One third (32%) of business leaders admit that over 50% of their decision-making process is based on emotional response or gut feel when choosing a network provider, according to a new report from Arelion.
Decision-makers in the US are particularly driven by emotion, with 46% attributing over half of their decision-making processes to it. The survey was conducted in the US, UK, France and Germany, and the report The Quest for Network Quality in 2022 provides insights into how enterprise leaders assess the quality of their network providers, and the services they offer.
Findings reveals that when it comes to the network and services quality, in a network services sense, is a broad and somewhat intangible concept, without a single commonly accepted definition. And while, for most leaders, network quality is a given with SLAs acting as a key safety net it does not define or capture all the qualities that matter to decision makers.
Communication is key
Business leaders rank trustworthiness, professionalism and experience as the top reasons for selecting a network operator. When asked whether consistent and transparent communication or speed (in terms of delivery and operations) is more important to them when choosing a network provider, 64% of respondents said that communication is by far the prime practical quality required (speed was just 36% of the vote).
In addition to this, a resounding 84% of decision-makers believed it should always be possible to speak with a customer services person without using chatbots or automated phone lines. In the US, 90% of leaders were adamant about this. 62% of US respondents were also markedly ahead of their UK, French, and German counterparts when it comes to insisting that the first contact is with someone who is technically qualified to solve their problem.
According to the report, overall network performance is the area of most importance for business leaders with over a two-thirds (67%) claiming to have replaced their provider due to poor quality.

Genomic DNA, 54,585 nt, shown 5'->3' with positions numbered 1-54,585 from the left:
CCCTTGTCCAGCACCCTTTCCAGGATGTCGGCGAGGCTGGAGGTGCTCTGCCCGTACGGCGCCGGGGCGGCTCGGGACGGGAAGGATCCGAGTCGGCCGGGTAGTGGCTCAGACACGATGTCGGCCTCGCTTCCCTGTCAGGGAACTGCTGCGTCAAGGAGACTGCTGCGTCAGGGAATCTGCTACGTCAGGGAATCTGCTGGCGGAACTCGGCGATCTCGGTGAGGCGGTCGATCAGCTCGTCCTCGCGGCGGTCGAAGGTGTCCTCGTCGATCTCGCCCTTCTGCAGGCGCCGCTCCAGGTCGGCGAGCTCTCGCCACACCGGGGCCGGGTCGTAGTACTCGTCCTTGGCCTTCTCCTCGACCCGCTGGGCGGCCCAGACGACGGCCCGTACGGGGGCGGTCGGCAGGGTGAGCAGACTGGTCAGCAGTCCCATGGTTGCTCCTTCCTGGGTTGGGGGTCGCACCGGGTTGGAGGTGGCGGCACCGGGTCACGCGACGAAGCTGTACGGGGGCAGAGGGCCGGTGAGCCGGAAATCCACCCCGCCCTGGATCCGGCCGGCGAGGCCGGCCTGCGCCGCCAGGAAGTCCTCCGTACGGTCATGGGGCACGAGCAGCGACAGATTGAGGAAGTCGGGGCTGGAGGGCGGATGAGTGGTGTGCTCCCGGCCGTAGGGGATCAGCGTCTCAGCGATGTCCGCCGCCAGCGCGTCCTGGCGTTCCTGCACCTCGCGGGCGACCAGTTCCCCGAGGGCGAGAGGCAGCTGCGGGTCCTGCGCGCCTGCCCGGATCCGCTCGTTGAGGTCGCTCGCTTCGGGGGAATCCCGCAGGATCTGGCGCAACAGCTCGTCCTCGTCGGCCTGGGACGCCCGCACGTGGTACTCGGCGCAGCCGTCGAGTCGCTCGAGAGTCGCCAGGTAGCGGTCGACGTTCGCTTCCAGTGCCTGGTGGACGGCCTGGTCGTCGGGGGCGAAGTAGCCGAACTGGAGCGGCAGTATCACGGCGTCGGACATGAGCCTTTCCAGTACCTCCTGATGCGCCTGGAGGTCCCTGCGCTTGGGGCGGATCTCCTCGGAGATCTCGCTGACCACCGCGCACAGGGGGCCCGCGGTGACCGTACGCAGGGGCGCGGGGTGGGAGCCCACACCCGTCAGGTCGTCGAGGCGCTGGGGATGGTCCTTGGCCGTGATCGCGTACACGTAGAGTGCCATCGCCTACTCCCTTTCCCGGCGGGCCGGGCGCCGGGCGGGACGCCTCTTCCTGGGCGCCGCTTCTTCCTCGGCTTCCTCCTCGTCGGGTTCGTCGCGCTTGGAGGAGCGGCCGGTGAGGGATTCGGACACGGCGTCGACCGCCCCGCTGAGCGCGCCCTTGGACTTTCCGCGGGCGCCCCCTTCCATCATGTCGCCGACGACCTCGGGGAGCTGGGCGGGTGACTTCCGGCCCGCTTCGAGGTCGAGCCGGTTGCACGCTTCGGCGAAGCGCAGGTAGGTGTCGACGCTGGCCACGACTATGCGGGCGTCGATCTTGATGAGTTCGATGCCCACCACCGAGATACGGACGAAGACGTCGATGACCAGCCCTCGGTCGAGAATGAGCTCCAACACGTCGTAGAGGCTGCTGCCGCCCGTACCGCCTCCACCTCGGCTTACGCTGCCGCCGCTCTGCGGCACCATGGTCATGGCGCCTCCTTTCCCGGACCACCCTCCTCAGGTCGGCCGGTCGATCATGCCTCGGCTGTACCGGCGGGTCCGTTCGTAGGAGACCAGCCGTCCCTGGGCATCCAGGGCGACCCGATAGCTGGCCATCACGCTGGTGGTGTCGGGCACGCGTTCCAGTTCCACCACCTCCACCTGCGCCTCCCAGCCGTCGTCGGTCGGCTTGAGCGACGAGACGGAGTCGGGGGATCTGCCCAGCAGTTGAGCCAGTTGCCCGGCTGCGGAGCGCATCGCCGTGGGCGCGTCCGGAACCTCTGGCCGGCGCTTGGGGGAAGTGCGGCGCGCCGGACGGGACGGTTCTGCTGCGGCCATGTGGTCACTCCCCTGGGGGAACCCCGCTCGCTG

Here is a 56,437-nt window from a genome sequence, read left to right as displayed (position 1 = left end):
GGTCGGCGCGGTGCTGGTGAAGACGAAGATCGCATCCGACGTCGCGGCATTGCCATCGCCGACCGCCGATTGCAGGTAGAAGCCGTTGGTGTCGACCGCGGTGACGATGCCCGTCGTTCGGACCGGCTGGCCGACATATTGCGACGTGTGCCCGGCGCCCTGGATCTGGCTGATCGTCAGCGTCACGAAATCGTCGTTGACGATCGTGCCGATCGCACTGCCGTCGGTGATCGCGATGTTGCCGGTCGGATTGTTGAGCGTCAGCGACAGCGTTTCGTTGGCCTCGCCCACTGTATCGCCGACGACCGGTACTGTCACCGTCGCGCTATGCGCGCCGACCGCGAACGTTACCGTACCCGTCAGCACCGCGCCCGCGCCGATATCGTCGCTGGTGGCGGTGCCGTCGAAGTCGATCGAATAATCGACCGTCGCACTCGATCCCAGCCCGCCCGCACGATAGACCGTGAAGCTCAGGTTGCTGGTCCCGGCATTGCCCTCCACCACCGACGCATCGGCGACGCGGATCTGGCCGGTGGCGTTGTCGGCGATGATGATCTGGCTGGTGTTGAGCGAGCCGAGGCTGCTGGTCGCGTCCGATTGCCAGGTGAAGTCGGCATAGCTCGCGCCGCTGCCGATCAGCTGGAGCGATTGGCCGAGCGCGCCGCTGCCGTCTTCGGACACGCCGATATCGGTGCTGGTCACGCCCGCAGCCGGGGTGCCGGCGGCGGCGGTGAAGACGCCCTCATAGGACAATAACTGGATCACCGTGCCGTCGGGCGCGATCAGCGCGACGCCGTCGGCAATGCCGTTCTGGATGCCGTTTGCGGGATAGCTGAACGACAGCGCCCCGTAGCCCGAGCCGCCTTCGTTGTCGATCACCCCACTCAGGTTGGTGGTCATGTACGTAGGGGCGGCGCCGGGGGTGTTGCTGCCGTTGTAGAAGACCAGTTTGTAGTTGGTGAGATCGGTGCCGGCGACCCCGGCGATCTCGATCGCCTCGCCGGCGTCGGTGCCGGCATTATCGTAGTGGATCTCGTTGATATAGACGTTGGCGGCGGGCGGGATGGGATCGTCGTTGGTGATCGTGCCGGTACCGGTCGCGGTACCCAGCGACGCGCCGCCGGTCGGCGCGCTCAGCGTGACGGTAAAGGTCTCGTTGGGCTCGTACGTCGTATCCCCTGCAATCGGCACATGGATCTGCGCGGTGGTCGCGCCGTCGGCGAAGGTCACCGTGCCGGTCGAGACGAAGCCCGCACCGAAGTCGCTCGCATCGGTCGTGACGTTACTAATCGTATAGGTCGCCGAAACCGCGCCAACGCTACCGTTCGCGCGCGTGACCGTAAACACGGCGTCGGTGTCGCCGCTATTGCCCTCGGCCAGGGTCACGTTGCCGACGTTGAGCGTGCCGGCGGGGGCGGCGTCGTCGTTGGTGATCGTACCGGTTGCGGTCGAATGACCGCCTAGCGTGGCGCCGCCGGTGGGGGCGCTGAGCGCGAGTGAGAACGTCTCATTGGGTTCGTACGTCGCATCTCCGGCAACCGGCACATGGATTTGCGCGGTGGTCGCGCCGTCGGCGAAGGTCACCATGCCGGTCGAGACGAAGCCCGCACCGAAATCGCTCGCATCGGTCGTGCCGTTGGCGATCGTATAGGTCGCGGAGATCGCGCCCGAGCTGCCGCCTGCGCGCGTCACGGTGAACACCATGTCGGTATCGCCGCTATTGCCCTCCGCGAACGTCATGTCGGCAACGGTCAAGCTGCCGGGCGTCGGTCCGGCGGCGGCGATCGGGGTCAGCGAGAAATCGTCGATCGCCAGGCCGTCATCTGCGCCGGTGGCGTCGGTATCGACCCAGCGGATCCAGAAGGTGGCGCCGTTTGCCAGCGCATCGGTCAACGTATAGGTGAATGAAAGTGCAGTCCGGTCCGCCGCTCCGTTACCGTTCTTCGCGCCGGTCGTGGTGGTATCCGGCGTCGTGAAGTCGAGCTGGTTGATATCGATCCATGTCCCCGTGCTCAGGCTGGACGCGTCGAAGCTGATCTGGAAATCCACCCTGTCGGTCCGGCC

When it comes to the responses from the different markets, US decision-makers again stand out as the most likely to change provider over quality issues (72%), followed by Germany (68%).
However, a surprisingly high proportion of respondents (68%) admitted to making the change due to a poor relationship with their account manager, with less than a third choosing to just change the representative. US leaders (77%) and German leaders (69%) are particularly prone to pulling the trigger in this way, along with 62% of UK and 59% of French decision-makers.
The findings strongly suggest that network providers must get the appointment of their account managers right, as they can make or break the customer-vendor relationship regardless of how an operator might be meeting its SLA obligations.
Leaders were asked which experiences would have the most negative impact on their perception of quality with their current operator. Over a third (34%) cite repeated network failings, followed closely by dishonesty at 27%. Looking at individual countries, the US stood out with 31% of leaders saying that they are most adversely affected by not being able to speak to someone.
Based on the experience of dealing with different network operators, leaders were asked what they see as the most consistent quality failure across the industry. The primary one cited, with 18% of the vote, is lack of transparency, followed by poor security (16%). While the US and UK refer to a lack of transparency, leaders in France and Germany prioritise unresponsiveness and poor security.
"Overall, this research provides valuable insights into what enterprise leaders are experiencing in terms of network and service quality," says Andy Everest, vice president, procurement & service delivery at Arelion.
"It gives a clear steer on what they are looking for, which ultimately comes down to their network provider delivering quality in its broadest sense," he says.
"The challenge for network buyers is that a true evaluation of network service quality goes beyond a simple comparison of performance KPIs and business leaders need to make an assessment of several less tangible attributes that contribute to a compelling customer experience."